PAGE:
There are three aspects associated with dairy farming that can elevate or decimate farm profits and individual cows — feed, fertility and lameness.
All three are highly related, outside environmental causes to lameness.
As obvious as it may seem, feed and fertility are well research-proven limitations to farm profit.
Based on the Australian 305-day lactation average milk production, clearly we are underfeeding our cows by at least 4kg dry matter daily.
We have bred cows through genetic advancement that have far greater capacity for converting feed dollars to milk dollars, yet we have not taken advantage of our investment in genetics when our national average milk production is half that of the United States
Cows are cows and feed is feed, irrespective of delivery system — grazed or TMR (total mixed ration).
Producing more milk from the same fixed costs, increases our competitiveness, but more so, our profit.
Having the feed to optimise our cows’ capacity for converting it to milk dollars is a multi-faceted issue.
Suffice to say, number one is allowing cows access to feed per se. From there we look to planning the growing of forages that are highly digestible.
We can fill a cow to contentment with hay, but she will not convert that hay to much milk.
Worse still, the conversion of hay dollars to milk dollars is not profitable due mostly to very slow digestibility rates that limit daily DM intakes.
From here we look at energy and protein densities.
How much energy and protein is in each kilogram of dry matter consumed by our cow?
She has a physical limit to DM feed intake, so the higher the energy and protein in each kg DM of feed, the higher the total energy/protein intake will be, and obviously, how much milk she will produce daily.
We run a ratio in our diet analysis program of energy to maintenance and production.
This ratio is critical in determining feed cost per litre of milk produced.
Further, as this ratio shifts according to feed intake, digestibility and energy density, the cost of producing a litre of milk rises or falls rapidly.
There is a multiplier effect occurring in the shifts of this ratio; for better or worse.
Feed intake, digestibility and energy/protein density are the macros of dairy nutrition and production.
However, the next plane is mineral nutrition.
Our forages are a mixed bag of minerals, some excessive and some deficient.
For example, our forages tend to be between excessive and highly excessive in potassium fertiliser dependent.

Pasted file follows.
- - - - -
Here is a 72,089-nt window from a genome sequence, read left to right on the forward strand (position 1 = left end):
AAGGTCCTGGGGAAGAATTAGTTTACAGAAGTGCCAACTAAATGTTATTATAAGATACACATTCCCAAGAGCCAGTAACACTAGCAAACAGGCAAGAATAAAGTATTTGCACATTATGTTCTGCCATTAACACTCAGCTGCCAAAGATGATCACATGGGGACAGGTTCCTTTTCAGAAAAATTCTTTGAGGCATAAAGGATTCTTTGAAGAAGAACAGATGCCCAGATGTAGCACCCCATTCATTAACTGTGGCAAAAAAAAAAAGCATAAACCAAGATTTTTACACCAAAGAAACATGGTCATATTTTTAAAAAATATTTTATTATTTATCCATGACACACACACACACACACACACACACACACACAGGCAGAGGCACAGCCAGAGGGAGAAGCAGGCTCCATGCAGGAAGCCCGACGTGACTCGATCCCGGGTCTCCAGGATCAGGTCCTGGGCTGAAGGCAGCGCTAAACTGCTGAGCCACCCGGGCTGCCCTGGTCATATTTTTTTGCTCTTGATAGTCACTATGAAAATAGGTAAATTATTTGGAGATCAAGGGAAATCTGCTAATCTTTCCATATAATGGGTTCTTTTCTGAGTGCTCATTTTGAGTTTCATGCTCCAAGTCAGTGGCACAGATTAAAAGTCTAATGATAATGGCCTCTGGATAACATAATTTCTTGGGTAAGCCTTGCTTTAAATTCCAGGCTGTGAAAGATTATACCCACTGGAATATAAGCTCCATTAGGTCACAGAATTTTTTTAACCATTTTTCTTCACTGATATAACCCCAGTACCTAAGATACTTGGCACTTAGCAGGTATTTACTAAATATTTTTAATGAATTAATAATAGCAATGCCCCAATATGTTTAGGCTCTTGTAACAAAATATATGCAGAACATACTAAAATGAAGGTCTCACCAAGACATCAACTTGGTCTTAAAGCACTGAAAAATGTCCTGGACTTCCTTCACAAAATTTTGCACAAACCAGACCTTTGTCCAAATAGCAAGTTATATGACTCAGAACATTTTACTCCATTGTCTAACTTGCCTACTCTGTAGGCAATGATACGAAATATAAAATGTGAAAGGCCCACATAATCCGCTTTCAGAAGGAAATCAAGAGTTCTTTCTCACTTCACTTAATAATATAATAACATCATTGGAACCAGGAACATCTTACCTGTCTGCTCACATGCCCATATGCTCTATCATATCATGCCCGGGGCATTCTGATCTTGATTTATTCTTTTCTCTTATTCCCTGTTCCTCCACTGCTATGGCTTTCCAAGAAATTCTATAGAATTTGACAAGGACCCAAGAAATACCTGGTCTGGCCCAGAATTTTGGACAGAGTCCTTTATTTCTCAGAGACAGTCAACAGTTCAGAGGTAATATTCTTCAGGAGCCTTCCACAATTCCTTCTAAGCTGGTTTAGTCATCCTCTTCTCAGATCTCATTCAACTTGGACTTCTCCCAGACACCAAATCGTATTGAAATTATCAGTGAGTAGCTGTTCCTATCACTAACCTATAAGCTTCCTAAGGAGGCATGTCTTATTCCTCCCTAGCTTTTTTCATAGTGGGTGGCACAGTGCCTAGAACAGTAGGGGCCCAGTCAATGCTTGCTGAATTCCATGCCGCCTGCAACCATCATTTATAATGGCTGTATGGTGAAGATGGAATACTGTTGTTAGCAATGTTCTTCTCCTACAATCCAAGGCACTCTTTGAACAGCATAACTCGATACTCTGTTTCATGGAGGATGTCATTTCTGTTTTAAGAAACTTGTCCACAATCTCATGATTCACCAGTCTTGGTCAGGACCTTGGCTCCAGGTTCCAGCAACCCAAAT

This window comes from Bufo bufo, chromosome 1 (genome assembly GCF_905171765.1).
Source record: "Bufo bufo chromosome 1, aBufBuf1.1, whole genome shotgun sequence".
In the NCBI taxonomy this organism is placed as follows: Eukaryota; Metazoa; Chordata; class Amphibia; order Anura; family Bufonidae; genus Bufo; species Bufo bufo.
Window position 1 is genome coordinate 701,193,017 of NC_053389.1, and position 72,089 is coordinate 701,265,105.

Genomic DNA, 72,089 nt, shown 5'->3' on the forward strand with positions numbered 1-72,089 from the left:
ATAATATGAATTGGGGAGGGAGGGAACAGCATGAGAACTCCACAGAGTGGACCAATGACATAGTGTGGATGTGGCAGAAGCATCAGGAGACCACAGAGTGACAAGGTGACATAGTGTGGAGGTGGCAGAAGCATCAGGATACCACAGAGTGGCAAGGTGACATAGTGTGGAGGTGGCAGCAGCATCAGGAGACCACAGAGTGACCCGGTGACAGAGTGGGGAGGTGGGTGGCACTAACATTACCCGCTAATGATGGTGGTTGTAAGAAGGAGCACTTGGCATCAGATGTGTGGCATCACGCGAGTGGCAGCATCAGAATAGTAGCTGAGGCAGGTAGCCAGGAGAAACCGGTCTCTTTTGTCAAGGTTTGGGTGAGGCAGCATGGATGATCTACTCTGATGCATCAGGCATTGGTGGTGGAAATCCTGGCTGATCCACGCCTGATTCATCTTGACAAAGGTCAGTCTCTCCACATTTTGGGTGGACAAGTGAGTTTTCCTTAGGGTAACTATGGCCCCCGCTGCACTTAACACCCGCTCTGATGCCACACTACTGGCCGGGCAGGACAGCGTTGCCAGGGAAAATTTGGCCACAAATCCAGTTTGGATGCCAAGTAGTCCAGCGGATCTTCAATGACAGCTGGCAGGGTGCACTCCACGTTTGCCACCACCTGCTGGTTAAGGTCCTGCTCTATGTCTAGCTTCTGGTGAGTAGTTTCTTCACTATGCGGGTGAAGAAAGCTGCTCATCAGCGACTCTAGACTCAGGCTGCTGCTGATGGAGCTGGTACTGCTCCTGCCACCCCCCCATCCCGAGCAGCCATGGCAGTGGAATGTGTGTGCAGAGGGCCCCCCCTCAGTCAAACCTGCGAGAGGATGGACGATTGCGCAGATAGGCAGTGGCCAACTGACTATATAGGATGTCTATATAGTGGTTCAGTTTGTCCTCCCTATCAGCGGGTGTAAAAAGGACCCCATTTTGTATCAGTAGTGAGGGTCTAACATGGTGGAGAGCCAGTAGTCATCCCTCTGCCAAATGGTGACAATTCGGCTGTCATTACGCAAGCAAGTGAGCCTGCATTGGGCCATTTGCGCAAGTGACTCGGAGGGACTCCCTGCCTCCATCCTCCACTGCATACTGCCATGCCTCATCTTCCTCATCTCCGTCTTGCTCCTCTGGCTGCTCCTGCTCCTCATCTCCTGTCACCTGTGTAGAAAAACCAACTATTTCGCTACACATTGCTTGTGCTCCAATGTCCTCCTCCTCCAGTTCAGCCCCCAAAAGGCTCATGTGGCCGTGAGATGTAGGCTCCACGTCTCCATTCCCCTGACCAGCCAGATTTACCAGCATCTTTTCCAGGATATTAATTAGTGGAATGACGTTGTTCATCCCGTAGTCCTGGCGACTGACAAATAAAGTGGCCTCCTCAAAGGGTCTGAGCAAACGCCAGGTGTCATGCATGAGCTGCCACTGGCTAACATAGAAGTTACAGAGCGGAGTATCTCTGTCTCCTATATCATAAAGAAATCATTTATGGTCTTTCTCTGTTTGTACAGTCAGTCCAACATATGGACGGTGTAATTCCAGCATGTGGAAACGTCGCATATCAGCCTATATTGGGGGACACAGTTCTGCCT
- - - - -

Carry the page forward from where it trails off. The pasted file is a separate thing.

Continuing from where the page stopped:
Our cows have a massive requirement for calcium, and pastures are very low in calcium; likewise, magnesium.
It is essential we supplement our cows to regulate excesses and supply deficiencies.
Cows also have a high salt requirement.
Next we need to consider trace minerals. Although they are supplemented in very small amounts, they are highly essential to many biological functions of dairy cows.
Trace minerals are not very bio-available from plant tissue, and must be supplemented via mineral pre-mixes in grain.
The critical roles of commonly supplemented trace minerals and vitamins are:
■Copper, manganese and zinc play important roles in protein synthesis, vitamin metabolism, the growth of ligaments and immune function.
■Cobalt is essential to B12 vitamin production in the rumen, and if not limited, will supply all the cow’s need for B12.
■Vitamins A and D are commonly supplemented despite their natural availability from green forages and sunlight respectively, to ensure no compromised requirement.
There are two other essential supplements that I have left until we look at fertility, as they are critical to that major profit driver.
They are the trace mineral selenium and vitamin E.
Both have vital roles in uterine health, therefore fertility.
Further, both are antioxidants that have important roles in stabilising fatty acids and soluble vitamins. Their role in reducing toxicity of fats is very significant in our grazing-based system as pasture has very high fat.
Fertility then becomes a natural and serendipitous outcome of a fresh cow that has not suffered excessive negative energy balance from underfeeding, or pre-calving nutrition, has her mineral and vitamin requirements met, and then, a healthy and vital uterus.
The one issue that can decimate all the above is lameness.
Lameness prevention has specific nutritional needs, all of which are mentioned above related to milk production and fertility.
However, to highlight a few very necessary preventative measures, we ensure adequate zinc is fed for formation of sound hoof material.
Limit weight loss post-calving which can reduce the fat pad and its shock-absorber function in the heel, and of course, feed buffering agents and adequate effective fibre for good rumen health and mitigation of sub-optimal ruminal pH (SARA).
Supplementing Biotin in mineral mixes added to grain has significant benefits to hoof integrity.
Addressing environmental causes to lameness such as track maintenance, minimising sharp turns on concrete or covering with rubber mats will reduce injury and wear to hooves.
Applying zinc sulphate and copper sulphate solutions alternately via absorbent mats while exiting dairies are beneficial in drying and hardening soles during wet conditions, reducing risk of stone punctures and bruising.
Despite our best efforts in all the above, I cannot stress enough that failed transition nutrition will severely reduce our ability to enhance our cows’ capacity for profitable lactations through feed, fertility and the absence of lameness.
dairy production specialist